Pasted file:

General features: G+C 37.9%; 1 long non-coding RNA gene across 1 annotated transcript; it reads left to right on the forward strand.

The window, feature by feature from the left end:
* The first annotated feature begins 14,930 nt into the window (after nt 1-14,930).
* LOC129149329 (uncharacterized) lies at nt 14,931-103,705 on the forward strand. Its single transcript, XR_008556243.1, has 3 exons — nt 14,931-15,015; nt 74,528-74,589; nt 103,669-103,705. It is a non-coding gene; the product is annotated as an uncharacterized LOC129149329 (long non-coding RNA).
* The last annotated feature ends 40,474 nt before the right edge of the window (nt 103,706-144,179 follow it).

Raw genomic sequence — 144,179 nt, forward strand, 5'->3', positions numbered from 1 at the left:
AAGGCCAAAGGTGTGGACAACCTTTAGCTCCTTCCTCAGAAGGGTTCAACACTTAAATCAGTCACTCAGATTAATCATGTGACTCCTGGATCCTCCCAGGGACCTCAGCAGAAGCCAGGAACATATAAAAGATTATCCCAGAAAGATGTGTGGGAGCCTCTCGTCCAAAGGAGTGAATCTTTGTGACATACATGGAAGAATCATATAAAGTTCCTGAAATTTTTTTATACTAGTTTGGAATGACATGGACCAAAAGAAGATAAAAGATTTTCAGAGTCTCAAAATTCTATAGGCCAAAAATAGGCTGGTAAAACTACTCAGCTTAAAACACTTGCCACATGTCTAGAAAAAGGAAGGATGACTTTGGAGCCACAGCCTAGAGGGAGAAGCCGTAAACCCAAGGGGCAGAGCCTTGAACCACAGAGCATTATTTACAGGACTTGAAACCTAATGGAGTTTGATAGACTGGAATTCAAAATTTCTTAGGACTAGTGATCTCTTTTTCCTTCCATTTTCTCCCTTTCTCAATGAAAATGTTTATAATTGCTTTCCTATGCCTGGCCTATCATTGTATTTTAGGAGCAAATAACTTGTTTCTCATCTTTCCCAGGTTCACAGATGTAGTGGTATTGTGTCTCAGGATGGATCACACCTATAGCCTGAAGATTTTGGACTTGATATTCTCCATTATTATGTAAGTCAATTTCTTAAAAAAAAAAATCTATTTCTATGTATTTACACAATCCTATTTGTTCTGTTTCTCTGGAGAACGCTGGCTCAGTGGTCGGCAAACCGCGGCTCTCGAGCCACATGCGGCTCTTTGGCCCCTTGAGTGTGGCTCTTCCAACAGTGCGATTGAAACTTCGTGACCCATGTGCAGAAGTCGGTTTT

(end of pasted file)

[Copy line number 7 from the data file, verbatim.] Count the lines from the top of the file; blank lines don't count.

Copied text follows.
AAGGCCAAAGGTGTGGACAACCTTTAGCTCCTTCCTCAGAAGGGTTCAACACTTAAATCAGTCACTCAGATTAATCATGTGACTCCTGGATCCTCCCAGGGACCTCAGCAGAAGCCAGGAACATATAAAAGATTATCCCAGAAAGATGTGTGGGAGCCTCTCGTCCAAAGGAGTGAATCTTTGTGACATACATGGAAGAATCATATAAAGTTCCTGAAATTTTTTTATACTAGTTTGGAATGACATGGACCAAAAGAAGATAAAAGATTTTCAGAGTCTCAAAATTCTATAGGCCAAAAATAGGCTGGTAAAACTACTCAGCTTAAAACACTTGCCACATGTCTAGAAAAAGGAAGGATGACTTTGGAGCCACAGCCTAGAGGGAGAAGCCGTAAACCCAAGGGGCAGAGCCTTGAACCACAGAGCATTATTTACAGGACTTGAAACCTAATGGAGTTTGATAGACTGGAATTCAAAATTTCTTAGGACTAGTGATCTCTTTTTCCTTCCATTTTCTCCCTTTCTCAATGAAAATGTTTATAATTGCTTTCCTATGCCTGGCCTATCATTGTATTTTAGGAGCAAATAACTTGTTTCTCATCTTTCCCAGGTTCACAGATGTAGTGGTATTGTGTCTCAGGATGGATCACACCTATAGCCTGAAGATTTTGGACTTGATATTCTCCATTATTATGTAAGTCAATTTCTTAAAAAAAAAAATCTATTTCTATGTATTTACACAATCCTATTTGTTCTGTTTCTCTGGAGAACGCTGGCTCAGTGGTCGGCAAACCGCGGCTCTCGAGCCACATGCGGCTCTTTGGCCCCTTGAGTGTGGCTCTTCCAACAGTGCGATTGAAACTTCGTGACCCATGTGCAGAAGTCGGTTTT